Speaking of banding, that's another issue we could face. Snow banding is when you get a thin strips of heavy snow falling that look like bands due to winds coming together in these areas. These bands can produce snow accumulations even when temperatures are above freezing, just like in Jackson, Tennessee earlier this month when over an inch of snow accumulated with temperatures just above freezing.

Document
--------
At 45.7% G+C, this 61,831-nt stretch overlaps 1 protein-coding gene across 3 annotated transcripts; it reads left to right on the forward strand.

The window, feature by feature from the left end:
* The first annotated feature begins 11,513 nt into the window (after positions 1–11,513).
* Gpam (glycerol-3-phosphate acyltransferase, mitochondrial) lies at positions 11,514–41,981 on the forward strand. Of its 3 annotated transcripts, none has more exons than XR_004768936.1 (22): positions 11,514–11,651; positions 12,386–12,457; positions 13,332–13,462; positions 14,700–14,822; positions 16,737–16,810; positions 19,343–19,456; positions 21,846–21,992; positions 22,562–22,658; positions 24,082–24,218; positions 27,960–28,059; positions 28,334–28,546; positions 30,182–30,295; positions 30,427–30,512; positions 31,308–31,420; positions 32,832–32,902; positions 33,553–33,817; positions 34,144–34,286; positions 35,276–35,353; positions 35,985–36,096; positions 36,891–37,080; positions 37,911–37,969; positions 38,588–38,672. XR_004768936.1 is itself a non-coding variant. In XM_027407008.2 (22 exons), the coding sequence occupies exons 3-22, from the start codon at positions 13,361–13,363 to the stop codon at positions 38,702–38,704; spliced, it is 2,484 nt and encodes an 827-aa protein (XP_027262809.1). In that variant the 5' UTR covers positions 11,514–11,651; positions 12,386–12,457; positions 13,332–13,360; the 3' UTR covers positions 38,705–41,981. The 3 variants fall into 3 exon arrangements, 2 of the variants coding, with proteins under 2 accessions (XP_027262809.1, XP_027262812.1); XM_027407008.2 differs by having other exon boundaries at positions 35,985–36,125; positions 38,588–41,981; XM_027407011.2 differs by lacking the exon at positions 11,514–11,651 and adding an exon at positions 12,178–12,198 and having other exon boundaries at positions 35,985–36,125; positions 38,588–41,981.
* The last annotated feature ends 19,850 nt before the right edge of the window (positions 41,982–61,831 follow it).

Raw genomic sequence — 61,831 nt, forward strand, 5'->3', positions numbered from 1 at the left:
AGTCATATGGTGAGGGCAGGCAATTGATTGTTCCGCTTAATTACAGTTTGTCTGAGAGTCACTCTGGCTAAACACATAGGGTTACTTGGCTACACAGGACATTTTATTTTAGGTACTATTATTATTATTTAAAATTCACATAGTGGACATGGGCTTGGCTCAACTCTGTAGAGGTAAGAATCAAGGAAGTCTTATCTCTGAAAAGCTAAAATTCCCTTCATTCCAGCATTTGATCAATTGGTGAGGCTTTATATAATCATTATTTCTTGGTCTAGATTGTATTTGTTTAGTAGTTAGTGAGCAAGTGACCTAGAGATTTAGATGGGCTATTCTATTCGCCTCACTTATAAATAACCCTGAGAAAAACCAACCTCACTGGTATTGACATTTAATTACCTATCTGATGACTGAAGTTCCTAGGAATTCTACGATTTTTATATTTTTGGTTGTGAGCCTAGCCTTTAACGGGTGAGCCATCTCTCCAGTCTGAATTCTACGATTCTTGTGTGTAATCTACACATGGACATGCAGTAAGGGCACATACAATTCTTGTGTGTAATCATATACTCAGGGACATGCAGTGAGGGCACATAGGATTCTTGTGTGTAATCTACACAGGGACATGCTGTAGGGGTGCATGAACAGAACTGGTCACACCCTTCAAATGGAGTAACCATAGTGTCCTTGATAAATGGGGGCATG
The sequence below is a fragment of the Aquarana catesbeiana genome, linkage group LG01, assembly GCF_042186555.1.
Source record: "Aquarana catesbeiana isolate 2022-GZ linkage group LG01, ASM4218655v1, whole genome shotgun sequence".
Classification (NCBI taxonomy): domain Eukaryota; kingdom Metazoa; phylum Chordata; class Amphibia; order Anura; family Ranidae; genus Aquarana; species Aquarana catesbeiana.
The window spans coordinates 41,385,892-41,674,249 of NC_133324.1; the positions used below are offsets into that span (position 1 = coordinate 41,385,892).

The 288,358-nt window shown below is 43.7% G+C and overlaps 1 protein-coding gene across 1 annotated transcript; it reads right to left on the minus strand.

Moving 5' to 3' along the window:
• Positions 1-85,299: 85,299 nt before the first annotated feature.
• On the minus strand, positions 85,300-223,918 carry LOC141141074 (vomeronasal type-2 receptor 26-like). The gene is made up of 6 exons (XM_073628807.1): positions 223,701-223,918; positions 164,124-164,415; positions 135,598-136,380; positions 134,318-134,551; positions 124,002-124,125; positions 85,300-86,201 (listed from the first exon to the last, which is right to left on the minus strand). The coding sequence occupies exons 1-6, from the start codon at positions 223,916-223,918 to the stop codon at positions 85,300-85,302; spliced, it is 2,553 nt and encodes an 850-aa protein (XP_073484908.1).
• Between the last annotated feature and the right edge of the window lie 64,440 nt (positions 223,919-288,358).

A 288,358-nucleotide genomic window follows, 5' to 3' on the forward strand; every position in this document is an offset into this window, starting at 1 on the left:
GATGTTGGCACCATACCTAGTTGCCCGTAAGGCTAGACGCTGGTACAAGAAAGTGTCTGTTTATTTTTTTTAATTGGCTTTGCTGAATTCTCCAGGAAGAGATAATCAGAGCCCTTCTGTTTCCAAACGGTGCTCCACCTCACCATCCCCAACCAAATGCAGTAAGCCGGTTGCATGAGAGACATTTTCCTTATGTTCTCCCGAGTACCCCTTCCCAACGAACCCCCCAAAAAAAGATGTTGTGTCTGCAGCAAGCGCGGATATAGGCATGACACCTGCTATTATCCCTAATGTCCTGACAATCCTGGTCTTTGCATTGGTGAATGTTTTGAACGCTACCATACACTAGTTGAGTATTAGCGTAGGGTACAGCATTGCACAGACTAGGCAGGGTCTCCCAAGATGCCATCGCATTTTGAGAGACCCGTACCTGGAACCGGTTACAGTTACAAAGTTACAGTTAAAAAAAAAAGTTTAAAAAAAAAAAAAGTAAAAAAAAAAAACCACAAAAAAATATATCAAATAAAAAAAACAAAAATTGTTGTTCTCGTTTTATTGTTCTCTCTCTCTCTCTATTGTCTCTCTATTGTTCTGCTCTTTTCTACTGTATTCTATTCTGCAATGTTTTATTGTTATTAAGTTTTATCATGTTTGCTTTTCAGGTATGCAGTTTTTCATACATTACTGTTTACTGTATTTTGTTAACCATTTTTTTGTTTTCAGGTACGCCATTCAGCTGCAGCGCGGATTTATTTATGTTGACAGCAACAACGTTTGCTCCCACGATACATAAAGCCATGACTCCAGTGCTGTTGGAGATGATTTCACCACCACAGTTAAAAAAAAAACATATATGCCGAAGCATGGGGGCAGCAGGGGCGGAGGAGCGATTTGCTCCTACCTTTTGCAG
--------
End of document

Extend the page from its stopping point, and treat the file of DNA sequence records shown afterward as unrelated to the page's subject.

Overall, I think areas in and close to Louisville can expect a dusting and maybe up to an inch of snow on grassy and elevated surfaces at some point tomorrow evening. If cooler air does not come in as quickly as expected this will remain a rain/snow mix or even just plain rain. Areas north and west of the Ohio River have the best shot for a light accumulating snow as they'll be slightly cooler and have an earlier switchover during the late morning hours. Most of the models are agreeing that we'll stay above freezing during most of this event, but we will be dipping down below that mark late Tuesday evening. This may create slick spots if any roads are wet from the snowfall during the afternoon. The 12z NAM (top left) is indeed the most aggressive on snowfall totals around here by looking at the snowfall output map, which you can see a larger view of by clicking. The 0z GFS (bottom left) is less aggressive, which is typical for it lately, and the Euro (which I cannot post here to copyright policies) keeps the snowfall along and north of the Ohio River. There are still a lot of small variables like exactly how fast the precipitation will move out of here and how much cold air will actually work into this process, so little details like these can drastically alter who gets snow and how much.